Restore Our Faith in the Society We Aspired to at Advent of Democracy
BYLINE: RAYMOND ACKERMAN
Like many of my contemporaries in the business world, I am frequently asked how I remain so bullish in the face of the many challenges that confront South Africa. There is often a hint of incredulity that Pick n Pay should continue to invest so confidently in a commercial environment that is threatened by very worrying levels of crime and violence, political uncertainty and deteriorating services.
Unlike many of those who find little good to say about the state of our nation, I am, regrettably, old enough to remember graphically the sheer awfulness of South Africa in the 1970s, 1980s and early 1990s. I recall the dawn raids on African families whose presence in urban areas was deemed to be illegal, the wickedness of the pass laws, the forced removals under the Group Areas Act and the economically suicidal application of race-based job reservation.
And when I remember those things, I have no hesitation in saying that the South Africa of today is a far, far better place than it was before 1994. We live in a country that is governed not by the unchallengeable dictates of cabinet ministers or security chiefs, but by the entrenched principles of a progressive constitution which binds Parliament and citizen alike to a judiciable bill of rights, a free press and an independent judiciary.
The euphoria of the dawning of democracy was intoxicating and the birth of the rainbow nation seductive. But the exhilaration that accompanied the miracle of our national liberation perhaps blinded us to the harsh realities of the transition that was to come. Few of us paused to reflect on the daunting task of reconstruction that awaited a country that had been torn apart and brutalised by decades of apartheid, deprivation, ethnic prejudice and a command economy.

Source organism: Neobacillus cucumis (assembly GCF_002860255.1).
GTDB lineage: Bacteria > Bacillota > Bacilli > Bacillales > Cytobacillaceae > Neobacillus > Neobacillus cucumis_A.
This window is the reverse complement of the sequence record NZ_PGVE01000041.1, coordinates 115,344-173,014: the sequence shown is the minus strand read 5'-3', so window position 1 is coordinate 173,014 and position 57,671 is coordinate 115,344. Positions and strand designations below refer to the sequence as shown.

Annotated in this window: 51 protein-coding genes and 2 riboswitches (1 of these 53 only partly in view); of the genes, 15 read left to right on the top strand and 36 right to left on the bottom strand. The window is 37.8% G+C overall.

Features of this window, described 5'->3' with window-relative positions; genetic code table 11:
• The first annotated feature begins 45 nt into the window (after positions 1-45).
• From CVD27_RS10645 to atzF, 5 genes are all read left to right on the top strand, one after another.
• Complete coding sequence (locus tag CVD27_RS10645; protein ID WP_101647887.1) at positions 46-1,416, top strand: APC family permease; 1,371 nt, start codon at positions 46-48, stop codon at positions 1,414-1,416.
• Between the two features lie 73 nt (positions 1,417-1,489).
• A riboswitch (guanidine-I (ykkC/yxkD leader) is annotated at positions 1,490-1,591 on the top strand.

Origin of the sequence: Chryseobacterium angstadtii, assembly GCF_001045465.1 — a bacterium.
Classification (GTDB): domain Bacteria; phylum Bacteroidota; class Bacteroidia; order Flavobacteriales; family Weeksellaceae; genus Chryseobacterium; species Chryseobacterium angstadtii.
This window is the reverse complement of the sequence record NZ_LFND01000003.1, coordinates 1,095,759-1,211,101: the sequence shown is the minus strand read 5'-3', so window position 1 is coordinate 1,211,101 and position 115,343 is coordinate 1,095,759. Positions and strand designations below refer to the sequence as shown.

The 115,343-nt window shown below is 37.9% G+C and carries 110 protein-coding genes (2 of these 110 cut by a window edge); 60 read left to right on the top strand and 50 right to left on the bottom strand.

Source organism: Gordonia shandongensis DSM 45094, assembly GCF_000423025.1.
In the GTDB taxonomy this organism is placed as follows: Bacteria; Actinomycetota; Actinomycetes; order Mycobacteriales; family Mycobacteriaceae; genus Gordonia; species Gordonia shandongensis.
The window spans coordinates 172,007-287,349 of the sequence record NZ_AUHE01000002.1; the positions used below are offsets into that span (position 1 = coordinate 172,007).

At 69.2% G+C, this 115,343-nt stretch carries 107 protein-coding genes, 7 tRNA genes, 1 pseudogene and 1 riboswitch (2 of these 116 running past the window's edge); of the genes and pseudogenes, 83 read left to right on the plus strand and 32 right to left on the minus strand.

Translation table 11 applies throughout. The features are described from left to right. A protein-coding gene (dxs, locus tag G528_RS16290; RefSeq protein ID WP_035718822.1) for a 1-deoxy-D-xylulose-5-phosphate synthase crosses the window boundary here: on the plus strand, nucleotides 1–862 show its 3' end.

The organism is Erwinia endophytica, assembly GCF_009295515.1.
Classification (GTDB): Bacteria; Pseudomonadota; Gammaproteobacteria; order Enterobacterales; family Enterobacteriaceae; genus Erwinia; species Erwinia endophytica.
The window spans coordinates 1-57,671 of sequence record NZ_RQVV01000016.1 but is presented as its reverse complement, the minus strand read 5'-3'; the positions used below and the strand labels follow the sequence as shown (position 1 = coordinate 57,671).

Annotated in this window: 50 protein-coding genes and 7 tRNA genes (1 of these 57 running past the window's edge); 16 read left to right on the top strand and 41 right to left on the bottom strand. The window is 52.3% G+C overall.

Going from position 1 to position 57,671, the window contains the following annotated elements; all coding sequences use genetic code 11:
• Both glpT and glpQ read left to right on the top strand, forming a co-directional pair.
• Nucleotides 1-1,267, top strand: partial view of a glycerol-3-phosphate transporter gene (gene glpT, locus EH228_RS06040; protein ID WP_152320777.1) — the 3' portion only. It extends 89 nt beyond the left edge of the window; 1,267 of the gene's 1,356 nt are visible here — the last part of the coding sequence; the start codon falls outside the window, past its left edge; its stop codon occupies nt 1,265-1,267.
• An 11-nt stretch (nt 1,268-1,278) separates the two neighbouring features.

It is only when we reflect on where we were in the darkest days of the last century, and on the poverty, lack of opportunity and political and economic paralysis that characterised our society, that we are able to appreciate the overwhelming magnitude of the difficulties that have faced us in building a new society from the tragedies of the old and recreating ourselves as a normally-functioning and thriving economy.
Above all, I am encouraged by the sense of political renewal that seems to have swept our country in recent months. Everywhere, entrenched certainties are being challenged; where there was deadlock, there is now a new fluidity; where problems seemed intractable, solutions are again being debated. In part, of course, this is the result of the faultlines that are emerging in a governing party which we had begun to believe was monolithic and unchallengeable.
I cannot help feeling that the Barack Obama phenomenon has also impacted on our politics.
Earlier this month - in an extraordinary encounter with the Rubicon - millions of white Christians in the United States voted for a man with one Kenyan parent, that parent having been raised as a Muslim.
The really remarkable thing about Obama's phenomenal rise from virtually nowhere has been his reawakening of something long dormant in the West - a faith in the salutary power of politics and a sense of hope about the worth of public service. Not since the early days of John Kennedy's presidency has there been so tangible a resurgence of confidence in politics as a beneficial means to change the world for the better.
Cynicism about politics has been one of the most defining characteristics of recent decades and has, of course, always been a powerful imperative in the United States, where distrust of government is deeply ingrained in the popular psyche. But cynicism can be a dangerous condition, if only because it sees things as they are, rather than as they should be. I see it all about me in my own country, where it has taken the form of disappointed idealism, corroding our confidence in government's ability to improve the lot of the impoverished, the homeless and the sick. …